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PR Tip 26: Find the Adjacent Story Idea

September 7, 2016

 

With anything, it’s easy to fall into patterns and schedules. We reach out to the reporters that we always talk with for a client on topics familiar to them and what they cover on a regular basis. That’s important to do; it’s the bread and butter of a tactical media and analyst relations program. For many companies, that is all they want and expect, and quite honestly, know how to handle. But it can be much more. By more I mean more impactful, more important and for the PR person, a lot more fun.

 

I think this is now more possible than ever. With some of the ways technology is changing and mingling, there are often opportunities to create interest from reporters just outside, and sometimes way outside, your typical client’s core coverage area. If you can show how a product or technology—no matter how obscure or niche—is impacting lives, then you have the ability to generate interesting and compelling coverage.

 

The first thing you’ll need to do is to read outside your clients’ core areas. For instance, if your client is a carbon neutral data center that has several clients running HPC applications, you can look at who is covering renewable energy and HPC. What’s fresh about this approach is that most of these reporters won’t have looked deeply into the specifics of the data center market and the ability to write something new and different might be appealing. We’ve used this tactic to great effect for clients, generating interest and coverage from Newsweek, Smithsonian.com, Forbes, Mashable, New York Times and others. None of the reporters in the list above cover data centers, but all were intrigued by how what they were covering (energy or HPC) was playing an increasingly important role into how data centers are developed.

 

You can also take a step even further afield if you can link what your client is doing to a trend that is developing in that adjacent market. Take the data center example for instance. One of the big issues facing data centers is power availability and the reliability of the energy grid. One of our clients happens to have its data center in Iceland, and Iceland has one of the most reliable energy grids on the planet. It’s also been rated by Cushman & Wakefield as the least risky place to put a data center. We first commissioned a white paper by a respected energy analyst who wrote, “Mind the Gap: Energy Availability and the Disconnect with Data,” and we used this to help create awareness about how energy availability and the rise in compute power requirements was creating risk for CIOs. By pitching a story about how power is becoming a significant risk factor for data centers, we’ve been able to interest reporters in our client’s facility including a story in USA Today.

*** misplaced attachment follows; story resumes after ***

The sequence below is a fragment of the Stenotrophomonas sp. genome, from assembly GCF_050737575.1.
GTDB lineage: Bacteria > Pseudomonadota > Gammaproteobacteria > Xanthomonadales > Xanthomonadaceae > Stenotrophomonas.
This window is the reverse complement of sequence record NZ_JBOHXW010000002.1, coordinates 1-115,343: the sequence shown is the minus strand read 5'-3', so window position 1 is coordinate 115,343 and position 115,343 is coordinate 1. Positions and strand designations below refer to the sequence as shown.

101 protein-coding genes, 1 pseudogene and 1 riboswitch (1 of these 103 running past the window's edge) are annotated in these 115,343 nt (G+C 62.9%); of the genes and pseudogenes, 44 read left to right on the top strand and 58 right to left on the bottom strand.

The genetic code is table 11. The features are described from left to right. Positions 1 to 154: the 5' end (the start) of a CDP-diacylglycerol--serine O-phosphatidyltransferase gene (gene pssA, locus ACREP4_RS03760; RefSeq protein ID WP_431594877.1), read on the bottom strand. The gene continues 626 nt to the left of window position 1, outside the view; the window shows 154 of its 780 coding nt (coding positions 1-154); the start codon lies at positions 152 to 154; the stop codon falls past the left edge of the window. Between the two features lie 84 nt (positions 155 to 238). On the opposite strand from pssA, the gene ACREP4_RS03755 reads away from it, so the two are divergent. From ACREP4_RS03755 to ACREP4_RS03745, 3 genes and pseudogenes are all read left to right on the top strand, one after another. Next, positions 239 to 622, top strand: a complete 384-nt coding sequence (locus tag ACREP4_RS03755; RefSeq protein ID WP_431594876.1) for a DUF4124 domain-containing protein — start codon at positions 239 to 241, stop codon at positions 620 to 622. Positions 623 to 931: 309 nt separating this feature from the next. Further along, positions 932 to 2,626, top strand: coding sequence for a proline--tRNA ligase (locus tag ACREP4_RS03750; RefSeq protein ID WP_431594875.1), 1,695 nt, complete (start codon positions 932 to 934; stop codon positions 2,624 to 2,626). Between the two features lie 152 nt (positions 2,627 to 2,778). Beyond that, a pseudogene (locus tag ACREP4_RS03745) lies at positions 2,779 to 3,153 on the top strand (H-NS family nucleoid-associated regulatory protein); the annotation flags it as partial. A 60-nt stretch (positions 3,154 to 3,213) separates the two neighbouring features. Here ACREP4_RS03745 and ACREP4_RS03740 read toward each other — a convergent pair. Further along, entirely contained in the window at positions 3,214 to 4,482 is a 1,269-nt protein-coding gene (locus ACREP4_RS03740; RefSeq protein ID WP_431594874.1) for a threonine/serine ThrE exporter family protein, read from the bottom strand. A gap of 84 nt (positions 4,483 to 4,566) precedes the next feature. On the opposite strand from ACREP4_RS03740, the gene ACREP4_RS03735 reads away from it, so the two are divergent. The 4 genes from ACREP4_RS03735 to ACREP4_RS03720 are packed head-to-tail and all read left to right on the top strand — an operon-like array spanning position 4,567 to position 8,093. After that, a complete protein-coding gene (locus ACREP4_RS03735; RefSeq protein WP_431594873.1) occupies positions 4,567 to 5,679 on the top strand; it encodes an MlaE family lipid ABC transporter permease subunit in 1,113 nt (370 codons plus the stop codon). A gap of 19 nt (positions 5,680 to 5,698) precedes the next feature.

Another great way to look for adjacent coverage opportunities is to leverage your company or clients’ customers. The trick here is to remember that you’re telling their story, not your story. So a pitch that mentions the customer in passing, but focuses on the specifics of what your company or client brings to market won’t work. The pitch needs to capture the issue the customer faced, the challenges they overcame, and how what your company/client provides is a key enabler of them to do more, be better and advance their business objectives. This is the most fun type of pitch as it often allows you to tell the human interest side of the story and when you make that step, all kinds of doors open.

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